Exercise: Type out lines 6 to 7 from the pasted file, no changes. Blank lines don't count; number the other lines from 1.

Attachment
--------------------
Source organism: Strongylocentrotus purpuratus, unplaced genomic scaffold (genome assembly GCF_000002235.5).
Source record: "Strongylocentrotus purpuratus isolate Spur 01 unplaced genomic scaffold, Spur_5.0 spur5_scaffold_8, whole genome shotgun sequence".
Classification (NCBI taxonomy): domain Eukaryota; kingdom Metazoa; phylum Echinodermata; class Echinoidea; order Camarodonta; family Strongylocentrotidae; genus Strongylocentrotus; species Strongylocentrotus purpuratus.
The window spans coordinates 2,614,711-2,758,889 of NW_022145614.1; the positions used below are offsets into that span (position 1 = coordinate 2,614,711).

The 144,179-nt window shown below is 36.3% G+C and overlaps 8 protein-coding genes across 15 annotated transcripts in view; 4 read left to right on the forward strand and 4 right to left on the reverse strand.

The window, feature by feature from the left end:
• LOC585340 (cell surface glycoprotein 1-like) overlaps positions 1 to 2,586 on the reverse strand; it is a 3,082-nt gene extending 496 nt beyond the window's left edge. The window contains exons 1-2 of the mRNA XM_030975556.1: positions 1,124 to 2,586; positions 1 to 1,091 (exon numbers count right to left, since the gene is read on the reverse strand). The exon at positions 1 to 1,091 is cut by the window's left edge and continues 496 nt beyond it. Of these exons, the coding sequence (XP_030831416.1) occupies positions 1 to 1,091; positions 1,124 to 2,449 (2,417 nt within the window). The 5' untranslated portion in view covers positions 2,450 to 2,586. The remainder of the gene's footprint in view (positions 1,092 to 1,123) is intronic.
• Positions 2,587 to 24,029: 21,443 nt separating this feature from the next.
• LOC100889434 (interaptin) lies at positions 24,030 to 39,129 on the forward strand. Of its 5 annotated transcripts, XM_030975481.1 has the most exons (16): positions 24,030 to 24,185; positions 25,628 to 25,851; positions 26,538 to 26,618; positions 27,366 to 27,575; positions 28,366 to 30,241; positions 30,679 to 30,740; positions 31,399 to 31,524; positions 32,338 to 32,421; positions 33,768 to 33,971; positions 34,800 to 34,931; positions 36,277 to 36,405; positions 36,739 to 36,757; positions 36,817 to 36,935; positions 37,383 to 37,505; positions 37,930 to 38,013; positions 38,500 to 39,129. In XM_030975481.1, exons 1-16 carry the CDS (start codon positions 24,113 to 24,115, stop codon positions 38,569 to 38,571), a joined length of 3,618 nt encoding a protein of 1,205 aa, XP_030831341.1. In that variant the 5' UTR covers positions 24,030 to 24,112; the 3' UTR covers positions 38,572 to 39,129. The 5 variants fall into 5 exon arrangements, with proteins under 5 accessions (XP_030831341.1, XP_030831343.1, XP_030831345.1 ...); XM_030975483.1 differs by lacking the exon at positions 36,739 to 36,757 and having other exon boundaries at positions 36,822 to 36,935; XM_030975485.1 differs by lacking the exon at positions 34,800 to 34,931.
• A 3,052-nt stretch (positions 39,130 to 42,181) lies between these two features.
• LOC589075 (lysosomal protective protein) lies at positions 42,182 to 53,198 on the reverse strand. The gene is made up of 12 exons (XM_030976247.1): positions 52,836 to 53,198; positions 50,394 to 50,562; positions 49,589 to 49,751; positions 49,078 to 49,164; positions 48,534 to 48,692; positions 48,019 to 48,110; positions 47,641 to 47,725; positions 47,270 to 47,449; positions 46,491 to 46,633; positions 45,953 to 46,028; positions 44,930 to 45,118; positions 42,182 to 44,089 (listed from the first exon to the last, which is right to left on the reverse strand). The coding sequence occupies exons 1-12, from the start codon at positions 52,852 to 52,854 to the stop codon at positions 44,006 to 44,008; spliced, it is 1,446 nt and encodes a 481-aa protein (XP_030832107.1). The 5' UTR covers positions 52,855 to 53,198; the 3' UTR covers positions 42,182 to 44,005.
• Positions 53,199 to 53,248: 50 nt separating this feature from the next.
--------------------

The window, feature by feature from the left end:
• LOC585340 (cell surface glycoprotein 1-like) overlaps positions 1 to 2,586 on the reverse strand; it is a 3,082-nt gene extending 496 nt beyond the window's left edge. The window contains exons 1-2 of the mRNA XM_030975556.1: positions 1,124 to 2,586; positions 1 to 1,091 (exon numbers count right to left, since the gene is read on the reverse strand). The exon at positions 1 to 1,091 is cut by the window's left edge and continues 496 nt beyond it. Of these exons, the coding sequence (XP_030831416.1) occupies positions 1 to 1,091; positions 1,124 to 2,449 (2,417 nt within the window). The 5' untranslated portion in view covers positions 2,450 to 2,586. The remainder of the gene's footprint in view (positions 1,092 to 1,123) is intronic.